April 28, 2019

How to Empty a Bedside Commode One-handed

One problem I worried about before my knee surgery was stress incontinence.  While waiting for surgery I learned sudden knee pain can start a small urinary leak that turns into a flood after about 60 seconds.  This set off alarm bells.  I regularly get up in the middle of the night to go to the bathroom and was worried about losing bladder control if I felt sharp knee pain.  I was freaked out about having to clean urine from my carpet.  A bedside commode would solve my problem but I live alone so who is going to empty it??

I cannot carry the bucket in my sound hand because I need that hand to hold a cane.  I was saved by serendipity.  Before surgery I put a laundry basket where it was easy for me to put dirty clothes in it.  The bottom of this basket is so smooth that it slides over carpeting like it is on ice.  This gave me an idea.  I asked a friend to put some water in the bucket and put it on top of the dirty clothes.  Instead of the liquid sloshing, the bucket was cradled by the clothes as I slid the basket into my bathroom.  My sound hand then carried the empty bucket to the shower for cleaning.  For safety, I slid the heel** of my affected hand on my bathroom counter to keep my balance.  My friend suggested I put the bucket on my shower chair and use the shower hose to rinse it rather than risking a fall by leaning down to put the bucket under the water spout.

I never needed the bedside commode.  Yet I felt triumphant because so many health professionals told me to get a bedside commode.  I also felt humbled because I arrived at the solution through sheer dumb luck instead of my OT degree and clinical experience.  homeafterstroke.blogspot.com

** heel of hand = palm of hand near the wrist

April 10, 2019

Linking New and Old Habits = Success

A PT helped me understand why walking and climbing four steps to my front door does not maintain strength in muscles that straighten the knee and bend it.  These muscles need to be strong to keep my arthritic knee in good alignment.  Despite this awareness I did not consistently do exercises at home after PT ended so my muscles got weak and my knee started to hurt again.
It has been 16 years since my stroke so the days of scheduling my day around a home exercise program is over.  However, pain motivated me to incorporate knee exercises into my daily routine.

I link a new habit to an old one and set goals I can do until I die.  For example, I sit down to don my shoes so I placed a leg weight on the floor next to my shoes.  After I tie my shoes I put the weight on my ankle and straighten my knee.  Twenty repetitions takes about 90 seconds so it is hard to find an excuse for leaving my bedroom without doing this exercise.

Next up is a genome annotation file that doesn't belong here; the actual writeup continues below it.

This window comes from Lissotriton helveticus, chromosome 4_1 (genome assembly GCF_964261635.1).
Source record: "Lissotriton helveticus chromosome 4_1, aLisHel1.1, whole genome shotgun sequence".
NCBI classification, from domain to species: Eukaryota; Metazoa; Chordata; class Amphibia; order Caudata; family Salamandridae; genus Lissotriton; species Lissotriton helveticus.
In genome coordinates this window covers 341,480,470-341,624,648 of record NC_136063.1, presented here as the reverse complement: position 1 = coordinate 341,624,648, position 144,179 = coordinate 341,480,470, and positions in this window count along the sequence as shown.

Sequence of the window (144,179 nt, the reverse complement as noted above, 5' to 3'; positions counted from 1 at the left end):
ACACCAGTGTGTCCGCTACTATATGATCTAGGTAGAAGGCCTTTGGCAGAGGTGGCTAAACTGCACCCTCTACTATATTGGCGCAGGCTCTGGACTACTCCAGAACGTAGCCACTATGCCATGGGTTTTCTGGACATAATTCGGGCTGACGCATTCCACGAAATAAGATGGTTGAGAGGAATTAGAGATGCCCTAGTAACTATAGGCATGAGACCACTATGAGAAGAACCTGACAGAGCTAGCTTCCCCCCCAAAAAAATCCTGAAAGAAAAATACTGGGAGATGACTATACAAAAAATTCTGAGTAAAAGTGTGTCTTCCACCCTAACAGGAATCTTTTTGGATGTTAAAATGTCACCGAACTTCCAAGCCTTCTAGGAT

I was also did not do a knee flexion exercise.  So before I go to bed I put my purse and TV remote on the chair where I sit to use Theraband that is tied to a heavy piece of furniture (see arrow).  Walking to get the TV remote or get my purse before I leave the house is something I do even if I do not feel like exercising.  Since I am standing next to the chair I sit down, hook the Theraband on my ankle, and bend my knee for two sets of ten.

Incorporating exercises into my normal routine reduces my anger about having a chronic disease that will always require accommodation.  Linking new habits to old ones also provides memory aids (e.g. shoe, purse) so no thinking is required.  It is a relief not to feel guilty at 3 p.m. because I have not done the exercises I promised I would do. Twenty reps distributed throughout the day are not as effective as a long PT session, but life-long compliance is better than letting myself go down hill.  homeafterstroke.blogspot.com

April 2, 2019

Why I Both Refuse and Accept Help

I refuse help when I know I can do a task myself.  If a stranger offers to help I say "I can do it but thank you for offering."  Refusing help from friends and family is also important.  I do not want to be the sister or friend who repeatedly pulls the stroke card to get special treatment.  People know when they are being taken advantage of. 

I need to be independent when friends are not willing to change their habits to accommodate my needs.  My friends want to arrive just before the movie begins when most seats are taken.
I have to arrive 30 minutes early when the rows are empty.
I cannot creep past the feet of seated people.  With their feet hogging the narrow aisle, I have no place to put my cane tip on the floor.  Holding my cane off the floor puts me at great risk for a very bad fall.  Waiting for friends to arrive at the last minute forces us to climb up to the empty seats in the nose-bleed section.  So I drive myself and save seats for friends who want to join me.

However, I do not want my fierce independence to create a mess that other people have to clean up.  For example, on the rare occasion when I eat steak, I ask my brother or a friend to cut it up for me so it does not fly off the plate and land on the floor.  Even my best rocker knife is too dull to cut through dense meat fiber.